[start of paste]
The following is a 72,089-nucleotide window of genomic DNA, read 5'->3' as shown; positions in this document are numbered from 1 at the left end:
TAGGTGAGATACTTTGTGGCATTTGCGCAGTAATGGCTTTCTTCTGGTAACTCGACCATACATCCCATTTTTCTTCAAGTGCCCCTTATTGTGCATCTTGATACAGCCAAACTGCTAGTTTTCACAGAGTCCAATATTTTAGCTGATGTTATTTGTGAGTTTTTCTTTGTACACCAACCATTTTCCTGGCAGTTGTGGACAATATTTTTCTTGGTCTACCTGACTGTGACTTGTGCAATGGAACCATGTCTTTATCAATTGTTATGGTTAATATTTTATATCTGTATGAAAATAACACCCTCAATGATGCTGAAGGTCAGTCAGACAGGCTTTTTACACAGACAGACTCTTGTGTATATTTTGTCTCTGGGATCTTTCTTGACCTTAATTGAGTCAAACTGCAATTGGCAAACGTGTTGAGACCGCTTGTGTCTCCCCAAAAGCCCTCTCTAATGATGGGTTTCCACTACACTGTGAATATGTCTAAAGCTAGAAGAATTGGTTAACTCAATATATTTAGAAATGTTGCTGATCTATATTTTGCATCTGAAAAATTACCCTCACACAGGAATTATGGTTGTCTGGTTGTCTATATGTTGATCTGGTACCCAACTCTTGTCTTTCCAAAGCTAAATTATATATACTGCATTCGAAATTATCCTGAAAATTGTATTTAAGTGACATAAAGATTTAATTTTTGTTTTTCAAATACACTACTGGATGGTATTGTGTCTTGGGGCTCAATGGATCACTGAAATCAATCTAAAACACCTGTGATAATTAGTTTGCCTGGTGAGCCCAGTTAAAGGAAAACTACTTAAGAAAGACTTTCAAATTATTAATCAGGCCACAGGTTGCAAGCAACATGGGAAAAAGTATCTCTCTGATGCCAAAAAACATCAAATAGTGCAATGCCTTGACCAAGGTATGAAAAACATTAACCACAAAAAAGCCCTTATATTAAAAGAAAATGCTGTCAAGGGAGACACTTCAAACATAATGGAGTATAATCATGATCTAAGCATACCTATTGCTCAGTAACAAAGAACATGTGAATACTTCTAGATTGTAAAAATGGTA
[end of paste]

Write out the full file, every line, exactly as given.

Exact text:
The following is a 72,089-nucleotide window of genomic DNA, read 5'->3' as shown; positions in this document are numbered from 1 at the left end:
TAGGTGAGATACTTTGTGGCATTTGCGCAGTAATGGCTTTCTTCTGGTAACTCGACCATACATCCCATTTTTCTTCAAGTGCCCCTTATTGTGCATCTTGATACAGCCAAACTGCTAGTTTTCACAGAGTCCAATATTTTAGCTGATGTTATTTGTGAGTTTTTCTTTGTACACCAACCATTTTCCTGGCAGTTGTGGACAATATTTTTCTTGGTCTACCTGACTGTGACTTGTGCAATGGAACCATGTCTTTATCAATTGTTATGGTTAATATTTTATATCTGTATGAAAATAACACCCTCAATGATGCTGAAGGTCAGTCAGACAGGCTTTTTACACAGACAGACTCTTGTGTATATTTTGTCTCTGGGATCTTTCTTGACCTTAATTGAGTCAAACTGCAATTGGCAAACGTGTTGAGACCGCTTGTGTCTCCCCAAAAGCCCTCTCTAATGATGGGTTTCCACTACACTGTGAATATGTCTAAAGCTAGAAGAATTGGTTAACTCAATATATTTAGAAATGTTGCTGATCTATATTTTGCATCTGAAAAATTACCCTCACACAGGAATTATGGTTGTCTGGTTGTCTATATGTTGATCTGGTACCCAACTCTTGTCTTTCCAAAGCTAAATTATATATACTGCATTCGAAATTATCCTGAAAATTGTATTTAAGTGACATAAAGATTTAATTTTTGTTTTTCAAATACACTACTGGATGGTATTGTGTCTTGGGGCTCAATGGATCACTGAAATCAATCTAAAACACCTGTGATAATTAGTTTGCCTGGTGAGCCCAGTTAAAGGAAAACTACTTAAGAAAGACTTTCAAATTATTAATCAGGCCACAGGTTGCAAGCAACATGGGAAAAAGTATCTCTCTGATGCCAAAAAACATCAAATAGTGCAATGCCTTGACCAAGGTATGAAAAACATTAACCACAAAAAAGCCCTTATATTAAAAGAAAATGCTGTCAAGGGAGACACTTCAAACATAATGGAGTATAATCATGATCTAAGCATACCTATTGCTCAGTAACAAAGAACATGTGAATACTTCTAGATTGTAAAAATGGTA